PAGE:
Examples of New Testament Judgment

This entry is part 86 of 364 in the series Inquiring Minds
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What are some examples of God’s judgment of believers in the New Testament?

We’ve already discussed some of the judgments of God in the New Testament, like judgment beginning with the house of God (1 Peter 4:17). We also went in-depth about judgment at the Lord’s Supper.

But the New Testament has other judgments. First of all, just about everyone is familiar with the Great White Throne judgment. This judgment is only for unbelievers. Believers will go through the Bema judgment for rewards. I’ve discussed these two judgments in a previous Q&A.

Ananias and Sapphira

Ananias and Sapphira (Acts 5:1-11) are another example of God’s judgment upon believers in the New Testament. They chose to grieve the Holy Spirit by lying about the amount of money they pledged to the church (Acts 5:3-4).

They didn’t have to lie. They could’ve told the church they were giving part of what they earned instead of all of it. But they didn’t do that. They said they were giving all of it when they weren’t.

Peter receives a word of knowledge from the Lord that they held back some and lied to the Holy Spirit. This wouldn’t have been a sin except that they lied to the Holy Spirit. And he takes that very seriously. The Holy Spirit doesn’t mess around.

For grieving him, Ananias falls dead at Peter’s feet. Now that is the conviction of God! Sapphira, his wife, comes in later and doesn’t even know her husband is dead. She tells the same lie and experiences the same penalty.

Now you might ask, “Why such a severe punishment? This sounds like the Old Testament.” The serious nature of lying to the Holy Spirit who lives within us and knows everything we do shook the church to its core (Acts 5:11). We shouldn’t even try to sin against God in ways.

I don’t question this couple’s salvation. What I question is how far away they were from God when they decided to lie. They challenged and tested the Holy Spirit. Their hearts were callous before him. So I question how close to God they were by the time they made this decision. Let us never get that close to the edge!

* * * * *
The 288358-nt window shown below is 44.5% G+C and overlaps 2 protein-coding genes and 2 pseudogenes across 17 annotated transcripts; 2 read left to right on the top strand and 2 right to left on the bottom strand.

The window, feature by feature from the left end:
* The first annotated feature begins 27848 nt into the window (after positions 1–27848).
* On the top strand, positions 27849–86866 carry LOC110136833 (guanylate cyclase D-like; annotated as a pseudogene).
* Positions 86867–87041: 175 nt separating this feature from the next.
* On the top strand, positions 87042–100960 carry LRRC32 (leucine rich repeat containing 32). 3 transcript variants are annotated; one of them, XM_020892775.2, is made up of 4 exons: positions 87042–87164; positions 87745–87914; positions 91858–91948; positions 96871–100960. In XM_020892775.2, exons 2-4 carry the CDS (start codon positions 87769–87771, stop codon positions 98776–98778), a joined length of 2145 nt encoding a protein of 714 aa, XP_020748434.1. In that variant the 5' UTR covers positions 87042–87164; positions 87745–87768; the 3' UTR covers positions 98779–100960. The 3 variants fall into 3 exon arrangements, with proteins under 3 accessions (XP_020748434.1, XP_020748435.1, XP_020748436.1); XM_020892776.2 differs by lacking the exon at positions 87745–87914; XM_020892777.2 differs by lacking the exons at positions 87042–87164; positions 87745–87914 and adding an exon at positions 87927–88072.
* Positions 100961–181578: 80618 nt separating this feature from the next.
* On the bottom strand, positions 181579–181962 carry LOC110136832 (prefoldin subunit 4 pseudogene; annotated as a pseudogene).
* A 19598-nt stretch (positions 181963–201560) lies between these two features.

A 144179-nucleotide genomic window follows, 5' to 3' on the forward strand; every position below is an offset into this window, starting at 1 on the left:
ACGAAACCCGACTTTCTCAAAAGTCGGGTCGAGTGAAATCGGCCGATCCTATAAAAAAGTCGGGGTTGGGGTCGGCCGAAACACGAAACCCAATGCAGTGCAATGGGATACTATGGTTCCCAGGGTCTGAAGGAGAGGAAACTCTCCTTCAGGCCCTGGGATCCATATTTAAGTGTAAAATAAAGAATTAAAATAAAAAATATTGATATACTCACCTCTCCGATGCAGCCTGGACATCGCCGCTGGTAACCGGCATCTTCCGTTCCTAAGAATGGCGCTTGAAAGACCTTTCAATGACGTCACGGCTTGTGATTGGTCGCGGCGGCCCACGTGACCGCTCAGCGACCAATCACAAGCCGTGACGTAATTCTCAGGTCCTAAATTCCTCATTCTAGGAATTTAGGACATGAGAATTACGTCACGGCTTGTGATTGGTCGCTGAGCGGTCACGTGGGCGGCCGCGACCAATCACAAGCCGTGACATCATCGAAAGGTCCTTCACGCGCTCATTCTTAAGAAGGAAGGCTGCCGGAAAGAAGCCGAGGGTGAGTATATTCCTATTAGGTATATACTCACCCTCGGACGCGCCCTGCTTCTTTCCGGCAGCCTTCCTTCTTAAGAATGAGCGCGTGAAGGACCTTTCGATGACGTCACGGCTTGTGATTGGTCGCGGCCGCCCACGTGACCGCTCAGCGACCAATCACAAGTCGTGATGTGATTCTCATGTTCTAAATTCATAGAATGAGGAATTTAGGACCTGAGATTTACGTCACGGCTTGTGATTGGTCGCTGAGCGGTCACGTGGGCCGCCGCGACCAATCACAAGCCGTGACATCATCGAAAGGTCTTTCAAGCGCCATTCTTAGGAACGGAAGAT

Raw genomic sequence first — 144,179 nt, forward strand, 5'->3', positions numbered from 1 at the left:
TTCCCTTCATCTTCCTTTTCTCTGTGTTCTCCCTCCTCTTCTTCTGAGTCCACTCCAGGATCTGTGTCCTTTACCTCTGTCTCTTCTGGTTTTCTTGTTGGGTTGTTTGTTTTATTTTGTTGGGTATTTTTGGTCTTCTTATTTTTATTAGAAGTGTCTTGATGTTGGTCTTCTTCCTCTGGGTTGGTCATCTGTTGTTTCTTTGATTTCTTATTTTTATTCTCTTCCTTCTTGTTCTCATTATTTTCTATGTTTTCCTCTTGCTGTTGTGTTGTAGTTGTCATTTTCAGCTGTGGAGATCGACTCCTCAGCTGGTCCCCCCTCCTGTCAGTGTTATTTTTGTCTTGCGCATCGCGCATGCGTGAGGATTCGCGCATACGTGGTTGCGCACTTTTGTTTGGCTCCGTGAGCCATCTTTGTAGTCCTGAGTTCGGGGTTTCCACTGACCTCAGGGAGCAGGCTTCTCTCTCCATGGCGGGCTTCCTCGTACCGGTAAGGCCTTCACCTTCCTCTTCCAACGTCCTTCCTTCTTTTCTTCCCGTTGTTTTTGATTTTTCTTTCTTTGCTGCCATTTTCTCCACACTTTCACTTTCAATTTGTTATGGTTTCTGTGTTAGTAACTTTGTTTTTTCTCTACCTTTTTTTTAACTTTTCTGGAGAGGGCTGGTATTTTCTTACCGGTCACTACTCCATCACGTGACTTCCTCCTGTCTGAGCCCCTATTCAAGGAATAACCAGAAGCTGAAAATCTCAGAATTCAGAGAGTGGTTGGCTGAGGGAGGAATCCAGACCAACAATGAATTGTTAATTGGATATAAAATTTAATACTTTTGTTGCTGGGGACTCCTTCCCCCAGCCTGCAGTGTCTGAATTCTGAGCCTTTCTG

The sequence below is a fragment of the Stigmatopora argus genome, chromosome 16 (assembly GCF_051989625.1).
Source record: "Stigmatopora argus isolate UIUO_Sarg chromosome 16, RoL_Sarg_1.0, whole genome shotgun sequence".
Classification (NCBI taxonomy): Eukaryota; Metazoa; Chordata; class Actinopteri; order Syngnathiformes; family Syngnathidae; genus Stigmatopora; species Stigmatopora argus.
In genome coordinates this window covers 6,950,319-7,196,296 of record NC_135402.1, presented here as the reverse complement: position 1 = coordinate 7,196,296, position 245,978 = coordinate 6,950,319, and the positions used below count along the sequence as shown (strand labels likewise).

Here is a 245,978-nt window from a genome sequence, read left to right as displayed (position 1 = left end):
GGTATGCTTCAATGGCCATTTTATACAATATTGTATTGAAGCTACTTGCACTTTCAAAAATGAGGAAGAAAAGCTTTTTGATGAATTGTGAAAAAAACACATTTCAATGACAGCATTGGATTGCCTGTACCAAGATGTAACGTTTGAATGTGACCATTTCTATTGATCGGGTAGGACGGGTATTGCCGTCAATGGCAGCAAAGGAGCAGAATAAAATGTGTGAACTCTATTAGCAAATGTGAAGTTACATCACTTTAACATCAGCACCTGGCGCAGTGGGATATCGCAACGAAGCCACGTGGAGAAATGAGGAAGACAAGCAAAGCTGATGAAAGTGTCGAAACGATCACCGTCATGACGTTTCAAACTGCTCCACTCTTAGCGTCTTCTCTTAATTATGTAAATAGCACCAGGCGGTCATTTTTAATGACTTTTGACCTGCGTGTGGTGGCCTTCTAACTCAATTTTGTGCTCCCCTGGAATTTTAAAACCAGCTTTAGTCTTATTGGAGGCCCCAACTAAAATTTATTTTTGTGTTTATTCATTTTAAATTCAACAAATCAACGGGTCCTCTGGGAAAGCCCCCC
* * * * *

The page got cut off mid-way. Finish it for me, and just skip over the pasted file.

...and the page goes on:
Expel the Immoral Brother!

A final surprising example of extreme judgment comes from Paul concerning an immoral brother in the church. Paul brings up the matter of a man who has a sexually immoral relationship with “his father’s wife” (1 Corinthians 5:1-5).

This is probably his stepmother, otherwise Paul would have simply said, “his mother.” But even if this is a stepmother, the standard of holiness among believers is much higher than this. Paul comments that even the pagans do not allow such arrangements (1 Corinthians 5:1).

Worse than this, the Corinthian church boasts about such “spiritual freedom” (1 Corinthians 5:6). They allow sin to masquerade as freedom in Christ among them. So Paul deals with it when they don’t.

This also seems harsh. He tells them to expel this immoral brother and hand him over to Satan (1 Corinthians 5:2, 5). So they cast this man out. For some of us, it’s hard to understand Paul’s comment about the man’s soul being saved in the Day of the Lord (1 Corinthians 5:5).

It’s almost as if Paul is saying that handing him over to Satan will cause his soul to be delivered when he suffers without the fellowship of the church. But have no fear! This incident works out better than the one in Acts 5.

Later in his second letter to the Corinthians, Paul forgives this man and tells the church to forgive him and welcome him back into their fellowship again (2 Corinthians 2:5-11). This man has felt such sorrow over his sin that he is asking forgiveness (2 Corinthians 2:7).

In the case of Ananias and Sapphira, God’s judgment reminds the church that he is sovereign and that revering the Lord must continue. The fear of the Lord reminds us of his power when we get too comfortable.

In the case of the immoral brother, God’s judgment through Paul in the church actually saves the life of the man and brings him back to the fold. We must remember that in those days, Christians were considered atheists because they didn’t worship the Roman gods. They were shunned in the marketplace and in their neighborhoods.

Without the fellowship of the church of Christ, they were alone in this world. The loss of fellowship hurt this man so much that he was sorrowful and repentant. And that truly repentant spirit brought him back to God’s family.

Judgment can remind us of God’s power and high standards. It can remind us to fear the Lord and review his name because he is great. And it can also teach us that God is gracious when we are repentant.

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